Sedona Airport

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Sedona Airport
Sedona airport.jpg
IATA: SDXICAO: KSEZFAA LID: SEZ
Summary
Airport type Public
Owner Yavapai County
Location Sedona, Arizona
Elevation AMSL 4,830 ft / 1,472 m
Coordinates 34°51′00″N 111°47′24″W / 34.85000°N 111.79000°W / 34.85000; -111.79000Coordinates: 34°51′00″N 111°47′24″W / 34.85000°N 111.79000°W / 34.85000; -111.79000
Website http://sedonaairport.org/
Runways
Direction Length Surface
ft m
3/21 5,129 1,563 Asphalt
Helipads
Number Length Surface
ft m
H1 50 15 Concrete
Statistics (2006)
Aircraft operations 50,000
Based aircraft 102
Source: Federal Aviation Administration[1]

Sedona Airport (IATA: SDXICAO: KSEZFAA LID: SEZ) is a small non-towered airport located two miles (3 km) southwest of the central business district of Sedona, a city in Yavapai County, Arizona, United States. The airport covers 220 acres (89 ha) and has one runway and one helipad.[1]

Although most U.S. airports use the same three-letter location identifier for the FAA and IATA, Sedona Airport is assigned SEZ by the FAA and SDX by the IATA[2] (which assigned SEZ to Seychelles International Airport in Mahé, Seychelles[3]).

Sedona is a very popular destination among Arizona tourists, especially with those who are interested in the New Age movement or those seeking to be close to nature. The airport is located on top of a high mesa overlooking a major portion of the city; it is not uncommon for tourists or locals driving around downtown Sedona to see an approaching airplane fly overhead and then suddenly disappear into the mountains without ever appearing to land. The airport is also located very close to the Red Rocks of Sedona.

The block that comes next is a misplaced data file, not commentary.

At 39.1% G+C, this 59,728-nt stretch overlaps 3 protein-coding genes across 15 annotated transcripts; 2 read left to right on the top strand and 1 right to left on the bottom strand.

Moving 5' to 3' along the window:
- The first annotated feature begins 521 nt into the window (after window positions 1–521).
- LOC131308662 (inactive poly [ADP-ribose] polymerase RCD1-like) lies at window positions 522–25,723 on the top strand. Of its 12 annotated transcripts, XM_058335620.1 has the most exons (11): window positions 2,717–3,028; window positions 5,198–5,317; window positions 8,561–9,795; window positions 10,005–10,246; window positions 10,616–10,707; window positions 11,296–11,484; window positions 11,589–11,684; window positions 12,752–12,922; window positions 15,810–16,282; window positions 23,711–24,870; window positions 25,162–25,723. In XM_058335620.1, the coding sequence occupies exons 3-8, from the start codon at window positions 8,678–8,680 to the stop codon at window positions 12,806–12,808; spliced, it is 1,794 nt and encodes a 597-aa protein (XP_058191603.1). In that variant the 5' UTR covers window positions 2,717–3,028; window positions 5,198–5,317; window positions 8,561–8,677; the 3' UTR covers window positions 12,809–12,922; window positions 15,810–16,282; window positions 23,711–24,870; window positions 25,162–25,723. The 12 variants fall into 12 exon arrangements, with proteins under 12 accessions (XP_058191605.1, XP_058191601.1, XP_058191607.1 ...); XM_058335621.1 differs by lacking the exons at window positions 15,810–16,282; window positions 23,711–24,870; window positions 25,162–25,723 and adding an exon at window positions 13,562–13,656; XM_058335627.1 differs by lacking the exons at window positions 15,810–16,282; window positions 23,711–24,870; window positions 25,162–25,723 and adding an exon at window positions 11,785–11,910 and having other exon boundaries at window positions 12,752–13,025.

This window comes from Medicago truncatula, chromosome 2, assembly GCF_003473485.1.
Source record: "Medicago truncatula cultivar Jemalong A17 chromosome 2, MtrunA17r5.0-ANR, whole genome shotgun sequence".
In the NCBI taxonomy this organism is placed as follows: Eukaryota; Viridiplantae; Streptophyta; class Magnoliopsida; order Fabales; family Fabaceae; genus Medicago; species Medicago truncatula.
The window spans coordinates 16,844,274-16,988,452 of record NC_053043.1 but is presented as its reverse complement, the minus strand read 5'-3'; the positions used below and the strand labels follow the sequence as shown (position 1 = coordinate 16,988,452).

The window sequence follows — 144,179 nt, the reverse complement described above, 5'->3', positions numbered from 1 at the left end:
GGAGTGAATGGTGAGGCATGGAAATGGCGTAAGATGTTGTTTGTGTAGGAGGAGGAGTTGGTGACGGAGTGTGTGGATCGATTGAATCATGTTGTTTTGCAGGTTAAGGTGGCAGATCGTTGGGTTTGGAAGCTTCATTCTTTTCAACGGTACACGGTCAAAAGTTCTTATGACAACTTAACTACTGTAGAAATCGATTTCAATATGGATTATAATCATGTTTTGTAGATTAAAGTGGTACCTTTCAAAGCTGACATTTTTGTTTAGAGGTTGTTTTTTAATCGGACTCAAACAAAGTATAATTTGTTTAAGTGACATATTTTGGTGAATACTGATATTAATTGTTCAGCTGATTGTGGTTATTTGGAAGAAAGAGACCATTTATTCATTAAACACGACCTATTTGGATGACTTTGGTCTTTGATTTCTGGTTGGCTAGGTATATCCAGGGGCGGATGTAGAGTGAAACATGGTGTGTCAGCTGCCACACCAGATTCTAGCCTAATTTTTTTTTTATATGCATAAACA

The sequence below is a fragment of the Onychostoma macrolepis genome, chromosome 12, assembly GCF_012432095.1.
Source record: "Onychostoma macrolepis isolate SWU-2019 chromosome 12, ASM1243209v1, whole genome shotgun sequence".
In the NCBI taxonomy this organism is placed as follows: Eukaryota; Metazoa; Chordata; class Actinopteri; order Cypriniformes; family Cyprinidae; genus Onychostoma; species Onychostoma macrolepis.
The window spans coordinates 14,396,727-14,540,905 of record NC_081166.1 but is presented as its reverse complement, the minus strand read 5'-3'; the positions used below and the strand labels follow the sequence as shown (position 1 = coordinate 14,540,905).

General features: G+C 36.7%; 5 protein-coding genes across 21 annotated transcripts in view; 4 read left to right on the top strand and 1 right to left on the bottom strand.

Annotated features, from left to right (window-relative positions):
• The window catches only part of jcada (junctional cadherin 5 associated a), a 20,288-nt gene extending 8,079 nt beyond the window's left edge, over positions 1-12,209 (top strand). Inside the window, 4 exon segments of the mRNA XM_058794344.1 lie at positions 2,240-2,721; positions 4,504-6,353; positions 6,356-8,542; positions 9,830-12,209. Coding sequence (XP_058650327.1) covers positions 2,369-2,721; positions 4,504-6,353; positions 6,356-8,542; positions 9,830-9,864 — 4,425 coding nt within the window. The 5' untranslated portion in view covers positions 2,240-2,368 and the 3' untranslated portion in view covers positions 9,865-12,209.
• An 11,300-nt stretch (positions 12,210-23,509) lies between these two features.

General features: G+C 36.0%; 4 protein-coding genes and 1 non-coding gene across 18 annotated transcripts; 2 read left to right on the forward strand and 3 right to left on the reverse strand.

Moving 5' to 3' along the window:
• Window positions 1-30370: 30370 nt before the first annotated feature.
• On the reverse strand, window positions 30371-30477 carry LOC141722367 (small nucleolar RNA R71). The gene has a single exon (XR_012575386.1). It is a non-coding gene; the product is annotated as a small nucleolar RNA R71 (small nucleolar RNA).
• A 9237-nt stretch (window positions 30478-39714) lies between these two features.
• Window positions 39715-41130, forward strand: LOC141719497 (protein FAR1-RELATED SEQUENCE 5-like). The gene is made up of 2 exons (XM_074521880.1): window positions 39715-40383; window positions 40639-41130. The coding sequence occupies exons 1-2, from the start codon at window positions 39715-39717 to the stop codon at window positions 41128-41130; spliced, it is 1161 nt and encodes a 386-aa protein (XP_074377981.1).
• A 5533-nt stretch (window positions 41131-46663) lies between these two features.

History[edit]

Sedona Airport from the south, showing its location atop a mesa

The airport was inaugurated in 1955. At that time it had no paved runway, and animals such as coyotes could be seen walking around the air-strip. This proved dangerous to pilots arriving at Sedona. By 1960, a small, paved runway had been built, practically eliminating the animal problem.

By 1990, the airport's runway had been improved and it had begun to receive service from some small scheduled airlines. It was the hub of Air Sedona, which served it from such places as Sky Harbor International Airport in Phoenix, Las Vegas, the nearby Grand Canyon airport and others. Sedona's airport is not able to accommodate commercial jets of the size of the Boeing 727 or larger. It does, however, attract a large number of smaller business jets and aircraft such as Cessna and Beech airplanes and helicopters.

Scenic Airlines discontinued service at Sedona in April 1997.[4]

Accidents and Incidents[edit]

Former two time Olympic distance runner Pat Porter, his 15 year old son Connor and a friend of his son, 14 year old Connor Mantsch, died when their airplane, a Beechcraft Duke piloted by Porter, crashed after takeoff from the airport, on Thursday, July 26, 2012.[5]

References[edit]

External links[edit]